Why clinicians are natural bayesians: Authors' replyBMJ 2005; 330 doi: https://doi.org/10.1136/bmj.330.7504.1390-d (Published 09 June 2005) Cite this as: BMJ 2005;330:1390
- Christopher J Gill, assistant professor (email@example.com),
- Lora Sabin, assistant professor,
- Christopher H Schmid, associate professor
- Center for International Health and Development, Department of International Health, Boston University School of Public Health, Boston, MA 02118, USA
- Biostatistics Research Center, Division of Clinical Care Research, Department of Medicine, Tufts University—New England Medical Center, Boston, MA 02111, USA
EDITOR—Hutchon is correct that Bayes's original theorem concerned probabilities rather than odds. We should have stated more clearly that expressing this is an application of Bayes's theorem expressed as odds. Odds and probabilities are interchangeable quantities [P = 1/(1 - odds); and Odds = (1 - P)/(P)]. This can be expressed more precisely by using Bayes's original equations as follows, although these are cumbersome and not as intuitively useful as the version that we presented in the paper.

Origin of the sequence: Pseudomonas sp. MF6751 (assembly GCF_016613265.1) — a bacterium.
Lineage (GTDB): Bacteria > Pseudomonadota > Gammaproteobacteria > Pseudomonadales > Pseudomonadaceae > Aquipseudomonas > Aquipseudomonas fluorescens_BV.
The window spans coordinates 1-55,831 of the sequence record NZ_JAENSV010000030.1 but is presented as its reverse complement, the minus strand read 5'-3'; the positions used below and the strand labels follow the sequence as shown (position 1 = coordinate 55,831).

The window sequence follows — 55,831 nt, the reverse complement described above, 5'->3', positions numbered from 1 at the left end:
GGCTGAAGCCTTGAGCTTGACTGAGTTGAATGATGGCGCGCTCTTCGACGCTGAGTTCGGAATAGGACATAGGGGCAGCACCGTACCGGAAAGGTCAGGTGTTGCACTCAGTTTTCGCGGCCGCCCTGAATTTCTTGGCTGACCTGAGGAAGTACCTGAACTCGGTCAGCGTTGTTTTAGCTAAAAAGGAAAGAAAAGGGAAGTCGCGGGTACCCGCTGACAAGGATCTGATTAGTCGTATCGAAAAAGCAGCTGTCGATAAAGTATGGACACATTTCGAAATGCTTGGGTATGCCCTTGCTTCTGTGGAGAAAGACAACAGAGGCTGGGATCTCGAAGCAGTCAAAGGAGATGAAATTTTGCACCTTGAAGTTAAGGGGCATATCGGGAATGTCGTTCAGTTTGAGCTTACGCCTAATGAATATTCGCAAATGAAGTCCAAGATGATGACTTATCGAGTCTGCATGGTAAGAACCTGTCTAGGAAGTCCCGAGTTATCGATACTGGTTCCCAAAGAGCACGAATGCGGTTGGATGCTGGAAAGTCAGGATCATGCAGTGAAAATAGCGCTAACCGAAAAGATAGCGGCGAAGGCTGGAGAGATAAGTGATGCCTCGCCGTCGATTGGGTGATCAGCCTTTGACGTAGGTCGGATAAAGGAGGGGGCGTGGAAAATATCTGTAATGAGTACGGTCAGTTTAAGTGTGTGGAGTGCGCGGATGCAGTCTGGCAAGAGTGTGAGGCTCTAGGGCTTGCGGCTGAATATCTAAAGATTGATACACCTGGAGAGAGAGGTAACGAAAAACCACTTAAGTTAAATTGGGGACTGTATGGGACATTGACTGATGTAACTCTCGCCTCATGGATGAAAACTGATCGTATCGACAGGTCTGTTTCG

Posterior odds are P(D|data)/P(not D|data) (where P = probability and D = having the disease). By Bayes's rule, the numerator is P(D)P(data|D)/P(data) …